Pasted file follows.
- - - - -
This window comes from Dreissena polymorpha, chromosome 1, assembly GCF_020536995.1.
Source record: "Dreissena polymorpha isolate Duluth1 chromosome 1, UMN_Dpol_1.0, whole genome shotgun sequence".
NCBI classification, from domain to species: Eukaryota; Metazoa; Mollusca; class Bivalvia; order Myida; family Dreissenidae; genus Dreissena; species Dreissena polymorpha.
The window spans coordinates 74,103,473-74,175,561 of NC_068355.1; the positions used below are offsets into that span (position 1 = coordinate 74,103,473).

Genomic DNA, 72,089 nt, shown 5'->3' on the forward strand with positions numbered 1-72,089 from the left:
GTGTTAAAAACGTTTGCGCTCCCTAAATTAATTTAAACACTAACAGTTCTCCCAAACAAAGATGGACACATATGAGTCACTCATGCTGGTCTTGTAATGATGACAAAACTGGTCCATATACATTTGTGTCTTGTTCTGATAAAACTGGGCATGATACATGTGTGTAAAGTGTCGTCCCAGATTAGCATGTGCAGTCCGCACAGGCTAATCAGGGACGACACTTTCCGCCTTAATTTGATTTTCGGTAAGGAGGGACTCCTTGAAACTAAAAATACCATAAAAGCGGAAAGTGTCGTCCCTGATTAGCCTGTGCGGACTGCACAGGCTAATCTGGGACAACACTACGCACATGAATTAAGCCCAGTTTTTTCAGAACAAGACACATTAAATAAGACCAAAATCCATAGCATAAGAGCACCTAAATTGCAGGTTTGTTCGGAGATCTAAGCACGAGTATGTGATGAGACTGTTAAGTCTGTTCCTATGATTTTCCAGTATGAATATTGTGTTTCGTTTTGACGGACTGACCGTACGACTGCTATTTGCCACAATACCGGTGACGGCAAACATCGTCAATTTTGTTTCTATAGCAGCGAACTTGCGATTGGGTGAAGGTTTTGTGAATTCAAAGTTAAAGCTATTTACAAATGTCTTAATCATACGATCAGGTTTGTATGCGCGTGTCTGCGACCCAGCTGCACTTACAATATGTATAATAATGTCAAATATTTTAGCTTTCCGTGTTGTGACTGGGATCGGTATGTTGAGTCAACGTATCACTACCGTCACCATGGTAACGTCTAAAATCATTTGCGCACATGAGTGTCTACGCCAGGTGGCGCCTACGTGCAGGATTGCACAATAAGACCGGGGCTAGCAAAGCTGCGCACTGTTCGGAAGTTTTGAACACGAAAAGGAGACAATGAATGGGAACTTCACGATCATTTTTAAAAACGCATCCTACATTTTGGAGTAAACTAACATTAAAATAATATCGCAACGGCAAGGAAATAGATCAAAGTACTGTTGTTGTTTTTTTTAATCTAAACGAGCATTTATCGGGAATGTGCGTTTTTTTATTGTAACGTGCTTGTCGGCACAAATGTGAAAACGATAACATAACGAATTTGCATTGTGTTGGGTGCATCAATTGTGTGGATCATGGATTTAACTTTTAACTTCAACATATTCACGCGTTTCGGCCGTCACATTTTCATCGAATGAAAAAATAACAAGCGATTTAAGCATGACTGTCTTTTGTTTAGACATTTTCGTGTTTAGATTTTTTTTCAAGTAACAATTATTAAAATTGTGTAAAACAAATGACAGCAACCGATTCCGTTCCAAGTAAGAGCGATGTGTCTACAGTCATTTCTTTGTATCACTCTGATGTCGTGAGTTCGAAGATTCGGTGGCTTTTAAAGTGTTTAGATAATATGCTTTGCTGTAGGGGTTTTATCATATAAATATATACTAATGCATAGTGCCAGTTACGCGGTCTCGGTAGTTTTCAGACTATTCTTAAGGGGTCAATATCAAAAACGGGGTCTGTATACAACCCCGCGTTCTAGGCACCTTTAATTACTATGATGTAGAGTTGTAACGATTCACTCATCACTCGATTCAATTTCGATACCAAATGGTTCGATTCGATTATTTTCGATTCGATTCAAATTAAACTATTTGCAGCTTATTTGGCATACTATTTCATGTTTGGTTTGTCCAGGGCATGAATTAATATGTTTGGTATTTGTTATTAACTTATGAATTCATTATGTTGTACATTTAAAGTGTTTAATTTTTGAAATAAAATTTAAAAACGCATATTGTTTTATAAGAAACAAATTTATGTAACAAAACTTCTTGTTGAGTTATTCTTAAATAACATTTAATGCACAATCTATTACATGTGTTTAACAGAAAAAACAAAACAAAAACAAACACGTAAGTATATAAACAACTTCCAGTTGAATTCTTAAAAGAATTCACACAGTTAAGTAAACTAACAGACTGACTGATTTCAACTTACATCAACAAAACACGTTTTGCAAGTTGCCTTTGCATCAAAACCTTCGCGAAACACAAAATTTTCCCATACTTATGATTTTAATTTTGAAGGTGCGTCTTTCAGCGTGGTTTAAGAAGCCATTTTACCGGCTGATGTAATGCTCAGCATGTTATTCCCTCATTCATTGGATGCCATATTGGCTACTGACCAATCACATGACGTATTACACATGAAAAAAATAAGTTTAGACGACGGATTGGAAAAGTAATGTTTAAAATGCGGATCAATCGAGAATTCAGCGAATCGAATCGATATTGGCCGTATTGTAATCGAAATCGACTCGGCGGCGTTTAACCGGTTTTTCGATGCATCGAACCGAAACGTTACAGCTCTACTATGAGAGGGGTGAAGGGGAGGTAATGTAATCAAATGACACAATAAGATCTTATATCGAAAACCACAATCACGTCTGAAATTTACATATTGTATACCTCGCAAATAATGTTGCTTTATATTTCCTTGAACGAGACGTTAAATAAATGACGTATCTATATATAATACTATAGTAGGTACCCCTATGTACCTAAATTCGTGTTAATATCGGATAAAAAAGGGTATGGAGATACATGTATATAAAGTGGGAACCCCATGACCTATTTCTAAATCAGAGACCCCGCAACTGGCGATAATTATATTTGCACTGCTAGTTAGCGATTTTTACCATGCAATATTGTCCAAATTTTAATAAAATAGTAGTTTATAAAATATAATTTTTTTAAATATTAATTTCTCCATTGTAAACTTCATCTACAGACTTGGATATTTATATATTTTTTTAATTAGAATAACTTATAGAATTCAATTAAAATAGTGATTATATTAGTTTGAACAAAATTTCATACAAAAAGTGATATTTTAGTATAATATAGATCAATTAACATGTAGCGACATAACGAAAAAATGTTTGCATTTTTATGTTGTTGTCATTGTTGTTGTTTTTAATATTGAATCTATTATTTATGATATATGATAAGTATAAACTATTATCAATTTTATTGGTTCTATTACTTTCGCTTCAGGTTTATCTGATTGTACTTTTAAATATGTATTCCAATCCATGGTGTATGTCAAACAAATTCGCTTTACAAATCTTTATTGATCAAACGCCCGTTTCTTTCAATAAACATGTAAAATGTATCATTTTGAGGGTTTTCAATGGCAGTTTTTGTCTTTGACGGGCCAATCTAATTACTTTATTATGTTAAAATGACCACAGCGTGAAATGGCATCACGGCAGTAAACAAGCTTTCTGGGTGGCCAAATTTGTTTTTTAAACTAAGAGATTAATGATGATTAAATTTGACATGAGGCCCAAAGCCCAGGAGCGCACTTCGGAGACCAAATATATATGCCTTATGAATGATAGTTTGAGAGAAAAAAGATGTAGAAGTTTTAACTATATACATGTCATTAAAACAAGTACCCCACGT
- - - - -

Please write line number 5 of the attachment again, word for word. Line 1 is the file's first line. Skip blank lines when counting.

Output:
Genomic DNA, 72,089 nt, shown 5'->3' on the forward strand with positions numbered 1-72,089 from the left: